- 3 Min Read
- By: Christian Schaefer
How To Save Money When Shopping For Headlight Bulbs
Cars are as much about safety as they are about looking good and driving well. Headlights and taillights often let another driver know that you’re there and what your intentions are, so they need to be functioning at their best at all times. Buying fresh bulbs at a local store can be expensive, but it doesn’t need to be. With FCP Euro, you can ensure you’re bulbs are always bright and your wallet is a little fuller.
Save Money By Buying Bulbs Before You Need Them
We’ve all hopped in our cars after a long day only to find that one of our headlight, taillight, or turn signal bulbs has gone out. Even without the possibility of getting a ticket, driving without maximum visibility is putting yourself at an unnecessary risk. In just about all of those situations, the easiest thing you can do is pop down to the local auto parts chain retailer and pick up some new bulbs.
If you haven’t had to do that yet, then you’ll likely be surprised by what those retailers will charge you. Because of the store’s big name and the “convenience” they provide, their prices are far greater than what you’ll find from us. Even something shared by tens of models across several manufacturers, like an H11 bulb, can be 50% more expensive in-store than online—and there lies a perfect opportunity for any DIY’er.
We buy batteries and house bulbs before we need them, so why not do the same with headlight and taillight bulbs, too? You’ll only be saving money and time in the long run.
What Kind Of Bulbs Do You Need?
Do you know what doesn’t save you money? Buying the wrong type of bulb. Like every other kind of bulb, automotive applications aren’t one size fits all. A quick peek at our site or any other offering automotive bulbs shows that there are tens to choose from in all sorts of wattages, colors, and construction. In most cases, applications are type-dependent, meaning that if your bulb comes from the right family, you’ll be fine to choose the wattage and color temperature you want.
There are many ways of researching what kind of bulb you have online, but the one surefire way to find out what’s in your car is by looking at the bulb. Each one has an ANSI Device Number, a three to five-digit code, stamped on it that signifies what it is. Once you have that code, simply pop it into Google or reference it with the info below to get your definitive answer.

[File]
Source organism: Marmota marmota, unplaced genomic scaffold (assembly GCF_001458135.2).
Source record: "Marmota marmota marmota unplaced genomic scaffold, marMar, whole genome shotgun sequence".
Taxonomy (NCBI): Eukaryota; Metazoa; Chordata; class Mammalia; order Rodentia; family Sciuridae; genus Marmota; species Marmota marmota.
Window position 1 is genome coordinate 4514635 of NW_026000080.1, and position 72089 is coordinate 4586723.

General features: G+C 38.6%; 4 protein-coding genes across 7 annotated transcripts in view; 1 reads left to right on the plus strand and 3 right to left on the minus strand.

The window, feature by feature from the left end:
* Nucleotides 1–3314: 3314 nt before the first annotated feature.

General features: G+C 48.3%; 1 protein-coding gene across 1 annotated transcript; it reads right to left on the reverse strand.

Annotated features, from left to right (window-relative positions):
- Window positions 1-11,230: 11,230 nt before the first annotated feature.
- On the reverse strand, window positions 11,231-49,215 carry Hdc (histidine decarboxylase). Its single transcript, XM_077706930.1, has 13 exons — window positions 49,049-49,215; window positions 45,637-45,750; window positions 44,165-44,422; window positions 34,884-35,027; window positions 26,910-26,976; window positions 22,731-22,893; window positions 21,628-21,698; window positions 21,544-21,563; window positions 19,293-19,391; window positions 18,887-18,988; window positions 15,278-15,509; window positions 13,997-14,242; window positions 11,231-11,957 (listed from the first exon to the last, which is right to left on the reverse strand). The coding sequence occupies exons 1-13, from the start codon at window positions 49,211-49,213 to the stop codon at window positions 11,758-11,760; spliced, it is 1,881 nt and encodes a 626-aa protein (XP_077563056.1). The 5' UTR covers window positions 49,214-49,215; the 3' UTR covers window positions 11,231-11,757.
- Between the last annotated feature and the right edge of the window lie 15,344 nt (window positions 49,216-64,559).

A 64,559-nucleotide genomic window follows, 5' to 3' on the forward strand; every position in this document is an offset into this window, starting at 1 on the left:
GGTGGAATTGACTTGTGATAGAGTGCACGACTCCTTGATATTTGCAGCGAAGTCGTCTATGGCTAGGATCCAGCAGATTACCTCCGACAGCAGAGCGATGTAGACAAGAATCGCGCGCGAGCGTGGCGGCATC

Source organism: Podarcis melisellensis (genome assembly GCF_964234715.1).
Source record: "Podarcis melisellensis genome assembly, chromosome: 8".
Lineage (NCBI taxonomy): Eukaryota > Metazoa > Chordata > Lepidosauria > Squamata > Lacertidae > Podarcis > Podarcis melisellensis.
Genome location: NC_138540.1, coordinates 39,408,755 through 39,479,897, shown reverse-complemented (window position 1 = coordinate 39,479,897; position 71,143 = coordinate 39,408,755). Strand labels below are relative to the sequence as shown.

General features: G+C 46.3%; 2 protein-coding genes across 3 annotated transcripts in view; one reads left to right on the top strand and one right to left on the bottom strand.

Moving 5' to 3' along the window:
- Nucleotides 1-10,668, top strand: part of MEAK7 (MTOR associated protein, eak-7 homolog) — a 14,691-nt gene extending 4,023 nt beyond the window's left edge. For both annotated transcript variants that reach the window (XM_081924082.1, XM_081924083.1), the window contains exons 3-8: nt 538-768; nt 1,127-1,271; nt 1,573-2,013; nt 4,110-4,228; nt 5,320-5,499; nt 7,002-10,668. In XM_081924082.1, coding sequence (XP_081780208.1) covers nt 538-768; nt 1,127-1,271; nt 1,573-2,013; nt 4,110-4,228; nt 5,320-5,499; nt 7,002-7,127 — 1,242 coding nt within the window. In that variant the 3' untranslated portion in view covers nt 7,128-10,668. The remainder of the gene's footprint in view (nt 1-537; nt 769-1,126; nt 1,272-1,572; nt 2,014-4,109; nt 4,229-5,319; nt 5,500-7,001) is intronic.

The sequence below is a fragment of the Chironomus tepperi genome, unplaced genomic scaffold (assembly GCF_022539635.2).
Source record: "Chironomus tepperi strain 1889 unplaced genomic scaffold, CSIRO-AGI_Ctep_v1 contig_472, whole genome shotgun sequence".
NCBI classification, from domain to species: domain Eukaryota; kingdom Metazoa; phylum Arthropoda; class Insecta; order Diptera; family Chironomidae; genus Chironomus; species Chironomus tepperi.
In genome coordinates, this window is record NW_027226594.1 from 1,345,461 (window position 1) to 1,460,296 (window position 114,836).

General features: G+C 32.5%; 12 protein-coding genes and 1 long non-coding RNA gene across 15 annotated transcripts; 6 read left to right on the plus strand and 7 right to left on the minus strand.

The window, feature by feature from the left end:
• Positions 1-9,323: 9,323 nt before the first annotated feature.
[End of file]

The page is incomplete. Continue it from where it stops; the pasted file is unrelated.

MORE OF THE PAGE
HID Xenon Bulbs
Xenon bulbs have been a popular choice since the early ‘00s for many manufacturers. Compared to traditional Halogen bulbs, they’re a completely different design that uses the inert gas Xenon to emit light rather than the classic filament. That makes them smaller than Halogens but more efficient, as their light is up to twice as bright and white while consuming less power.
Euro-applicable Xenon Bulb Types
The above bulb types are all slightly different versions you’ll find at fcpeuro.com (and elsewhere) for your European vehicle. Each type has unique properties relating to its ignitor, ballast, voltage, and construction, so they cannot be interchanged without significant modification. The two lowest-numbered bulbs are the earliest variants and are regularly compatible with our favorite models settling into their modern classic era. They use nearly double the voltage of later bulbs and utilize Mercury, so ensure you’re safe when handling them. The later D3 and up variants are Mercury-free with improved efficiency. Expect all Xenon bulbs to last between 2000 and 3000 hours.
Although the Halogen bulb has been phased out among many automakers for main beams and high beams, they’re the most common kind of bulb among older models. Their vast popularity makes them easy to find and significantly cheaper than just about any other kind of automotive bulb but at the cost of performance. With that said, Halogens are still plenty safe; manufacturers like Phillips and Osram continue to offer updated, higher-performance versions.
Since 1962, the automotive Halogen bulb has seen many revisions and updates that have reshaped the bulb. As such, the selection below consists of just the most common type you’ll find equipped to any European vehicle in the last sixty years.
Halogen Bulb Types:
Each type is slightly different, varying in socket shape or designed usage. For example, H4 bulbs commonly found in air-cooled 911s use two filaments, one for the high beam and one for the low, whereas the H1 and H7 are single filaments for either the low or high beam. Also, while the H11 and H7 serve the same function, one has exposed prongs while the other has enclosed prongs. Once you know which type you need, you can shop around to choose your wattage and color temperature. Expect Halogen bulbs to last between 400-1000 hours.
The Best Way To Search For Bulbs On FCPEuro.com
Head over to our main site once you’re ready to shop smart and buy some bulbs preemptively. From there, you can search for the bulbs you want.
How To Search By Bulb Type:
The easiest way to find headlight bulbs is by searching by bulb type. Using the bulb type will return every matching bulb for that type, regardless of the described fitment. Many of the aftermarket Halogen-to-LED bulbs don’t have a listed fitment, so they won’t appear when searching by model.
How To Search By ”My Garage” Function:
While headlight bulbs are often referred to by their socket type, many others aren't. Searching by your specific make and model is your best bet if you’re looking for a particular turn signal, taillight, or fog light bulb. From there, you’ll have results guaranteed to be the right product for your OE replacement needs.
Car and motorsports-obsessed writer/editor for FCP Euro's DIY Blog. Constantly dreaming of competing behind the wheel or searching for another project. Owner of a turbo Subaru Forester and a ratty Porsche 914, neither of which are running.